Thankfully, we are good cooks and not at all picky when it comes to eating. So, I can take the sale items and make something yummy out of them. If I could just make two meals at once and fridge, not freeze, tomorrow's dinner, I would probably do better with my budget. Also, Aldi is a good place to buy everything (except their flour is NOT bakeworthy! Gummy junk.)

    Be thankful you are not feeding a teenaged boy. Seriously, can I hear an Amen? They are refrigerator vacuum cleaners.
    Good luck, and I'm anxious to hear if you find any good ideas or suggestions!
    ~Kate

    ReplyDelete
  18. It is just my husband and me. We keep a tight budget of $175 for groceries and $75 for Walmart. The key is sales and NO snacks or cokes. We live in Texas and have kept this budget for our entire 14 year marriage. If we don't need it, we don't buy it.

    ReplyDelete
  19. We are a family of four with two boys- preteen and teen boy each and that means there are no college savings, only food. We do about $600 a month, but that does not include any household supplies other than vitamins and red wine (wine is a basic need) ;) The big reason our budget is so large though is because we eat all organic non-processed food due to my digestive disorder. This is also our medical insurance, since we don't have anything else. And it works too- in the six years we've been doing it, our frequency of getting sick at all has been cut by 90%- and I have not had a flare up of my condition in all that time either. Groceries will always come first in our household regardless of the cost- we just cut other things- we don't eat out, go see movies or do anything that costs money. We don't vacation either. Wish we could, but it's better than loosing my colon which was the likley alternative!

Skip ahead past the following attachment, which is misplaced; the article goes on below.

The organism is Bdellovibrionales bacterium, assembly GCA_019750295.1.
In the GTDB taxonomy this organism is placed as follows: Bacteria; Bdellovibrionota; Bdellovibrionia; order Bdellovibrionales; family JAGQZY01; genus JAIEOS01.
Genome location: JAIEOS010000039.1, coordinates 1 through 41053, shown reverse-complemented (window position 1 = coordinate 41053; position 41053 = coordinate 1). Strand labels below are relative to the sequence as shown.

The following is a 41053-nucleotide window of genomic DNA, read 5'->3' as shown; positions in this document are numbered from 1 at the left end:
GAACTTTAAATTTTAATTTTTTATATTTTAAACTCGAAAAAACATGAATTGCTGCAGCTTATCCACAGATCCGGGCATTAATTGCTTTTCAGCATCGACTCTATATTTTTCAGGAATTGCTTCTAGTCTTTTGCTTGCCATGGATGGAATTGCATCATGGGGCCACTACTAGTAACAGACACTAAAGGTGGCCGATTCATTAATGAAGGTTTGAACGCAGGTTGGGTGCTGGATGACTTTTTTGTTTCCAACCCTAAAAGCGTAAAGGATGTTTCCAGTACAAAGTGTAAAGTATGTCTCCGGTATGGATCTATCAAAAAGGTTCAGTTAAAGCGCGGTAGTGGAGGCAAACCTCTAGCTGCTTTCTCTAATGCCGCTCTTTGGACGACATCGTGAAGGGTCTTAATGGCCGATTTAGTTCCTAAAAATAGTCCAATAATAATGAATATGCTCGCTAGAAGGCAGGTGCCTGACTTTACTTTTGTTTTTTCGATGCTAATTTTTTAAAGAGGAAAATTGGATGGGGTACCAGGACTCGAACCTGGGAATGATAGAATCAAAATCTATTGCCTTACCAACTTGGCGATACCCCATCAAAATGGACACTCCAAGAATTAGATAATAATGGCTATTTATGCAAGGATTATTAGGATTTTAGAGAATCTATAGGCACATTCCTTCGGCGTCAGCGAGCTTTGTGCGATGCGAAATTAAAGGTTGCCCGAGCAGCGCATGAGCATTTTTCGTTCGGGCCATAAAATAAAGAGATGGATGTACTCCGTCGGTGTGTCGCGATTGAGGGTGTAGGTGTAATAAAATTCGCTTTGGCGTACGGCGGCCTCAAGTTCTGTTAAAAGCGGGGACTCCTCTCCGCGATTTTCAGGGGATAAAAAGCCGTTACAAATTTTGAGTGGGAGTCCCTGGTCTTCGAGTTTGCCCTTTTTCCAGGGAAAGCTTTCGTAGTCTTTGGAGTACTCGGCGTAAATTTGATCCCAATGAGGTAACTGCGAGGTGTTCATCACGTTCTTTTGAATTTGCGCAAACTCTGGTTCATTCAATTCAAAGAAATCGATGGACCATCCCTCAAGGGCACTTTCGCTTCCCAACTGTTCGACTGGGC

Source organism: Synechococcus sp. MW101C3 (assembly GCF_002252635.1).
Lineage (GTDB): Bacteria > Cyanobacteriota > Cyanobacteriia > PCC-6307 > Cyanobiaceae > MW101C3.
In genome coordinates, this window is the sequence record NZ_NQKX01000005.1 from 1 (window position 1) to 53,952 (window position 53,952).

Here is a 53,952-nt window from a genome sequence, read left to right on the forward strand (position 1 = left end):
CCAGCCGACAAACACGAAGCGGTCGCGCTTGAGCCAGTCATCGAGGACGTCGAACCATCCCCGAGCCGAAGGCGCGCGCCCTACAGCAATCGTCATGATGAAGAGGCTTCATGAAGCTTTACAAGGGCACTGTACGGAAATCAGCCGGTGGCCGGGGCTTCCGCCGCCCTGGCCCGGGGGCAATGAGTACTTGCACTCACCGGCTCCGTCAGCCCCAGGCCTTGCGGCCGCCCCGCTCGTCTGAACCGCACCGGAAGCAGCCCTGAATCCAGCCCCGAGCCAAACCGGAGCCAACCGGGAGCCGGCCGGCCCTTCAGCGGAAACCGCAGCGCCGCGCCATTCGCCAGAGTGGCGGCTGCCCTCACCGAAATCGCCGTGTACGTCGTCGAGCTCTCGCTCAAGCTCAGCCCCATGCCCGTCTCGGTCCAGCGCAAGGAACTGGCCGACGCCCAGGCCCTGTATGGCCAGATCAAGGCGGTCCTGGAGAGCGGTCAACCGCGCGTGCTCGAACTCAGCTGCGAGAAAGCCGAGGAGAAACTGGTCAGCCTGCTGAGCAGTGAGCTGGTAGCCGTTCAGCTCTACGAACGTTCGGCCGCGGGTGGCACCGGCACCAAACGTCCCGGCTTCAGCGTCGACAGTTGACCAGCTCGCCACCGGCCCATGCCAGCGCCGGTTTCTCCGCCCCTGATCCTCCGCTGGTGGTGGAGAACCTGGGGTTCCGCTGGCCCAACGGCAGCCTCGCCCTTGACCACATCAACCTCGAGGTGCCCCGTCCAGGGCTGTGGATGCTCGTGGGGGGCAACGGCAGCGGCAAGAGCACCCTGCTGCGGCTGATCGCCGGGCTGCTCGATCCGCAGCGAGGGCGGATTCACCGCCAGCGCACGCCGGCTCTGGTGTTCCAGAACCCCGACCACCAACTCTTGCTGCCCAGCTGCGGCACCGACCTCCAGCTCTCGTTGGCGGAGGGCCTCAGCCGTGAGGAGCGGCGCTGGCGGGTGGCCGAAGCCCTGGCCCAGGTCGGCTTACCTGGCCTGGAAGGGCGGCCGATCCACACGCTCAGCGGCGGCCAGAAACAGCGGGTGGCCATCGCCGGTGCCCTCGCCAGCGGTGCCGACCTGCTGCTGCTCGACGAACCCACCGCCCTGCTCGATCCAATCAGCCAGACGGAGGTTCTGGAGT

ReplyDelete
  20. I am a family of one with my one cat,retired on a very limited income. I learned frugality from my Mom who raised 3 kids as a widow by herself. She taught me great shopping habits and how to make food stretch. I spend 150 a month on grocries and household items. The cat items are seperate and cost me 120 a month for her food and supplies as she is elderly and has special needs.
    I am a organic vegatarian so I do not buy meat, processed foods or soda-sugar junk at all. I have a Brita at home and make my own purified water and drink tea. It helps that my cart is full of only healthy foods. I eat only 2 meals a day always at home-breakfast and dinner. I do not buy food out unless its a special occasion. I eat a piece of fruit or some nuts if I get hungry during the day but I just do not. I make 2 seperate trips to the store a month for fruit and fresh veggies. Our prices here in California are so outragous for grocries you would not believe it. We are over 20% increase in prices EVERY month on everything. I shop local health food stores only for sale items and then grocery items at Safeway or Save Mart for sustainable legumes and beans. I do not buy any prepared foods and stay away from the Deli. I buy bread at a local discount bakery and eggs at Trader Joe's as they are organic and cheaper. I do not eat Dairy so that cuts out a lot of cost. I buy only what is on sale, if I want something that is not on sale, to bad. I go without. I am very healthy and never sick in 25 years due to a healthy diet so I justify it as everyone else in my family has had stomach cancer. You cannot put a price on your health. I cannot afford health insurance in Calfornia so I have to eat well. I believe eating healthy is a gift you give yourself and worth every penny. I cut back on everything else so I can eat well and stay healthy. Limit my driving and do not drive 3 days a week to save gas. One movie out a month at bargin day and no extra expenses help me stay on point. I utilize my local libraries for movies and books. I shop only at Thrift stores if I need something. This is helpful to read what everyone else does. Times are hard for everyone now.

    ReplyDelete
  21. You are a great cook and I know you can make the most of what you can afford. I am a Whole Foods and farmers market girl, so I can't offer any suggestions on couponing (too often for processed food!), but I can tell you there are some very good and inexpensive local places to buy produce-like the mexican grocery store with the restaurant (no impulse margaritas though!). And less meat is a great way to cut costs-dried beans and a little planning are so inexpensive. And (apologizing to the husband in advance) I made the choice a while back between soda, juice and beer. I choose beer :). Also cut out the cable (you can still watch Downton Abbey) and magazine subscriptions-good food it better than either!

    ReplyDelete
  22. I like this post you wrote-made me think that I spend too much for my family of 5 (3 sons and 5 dogs) for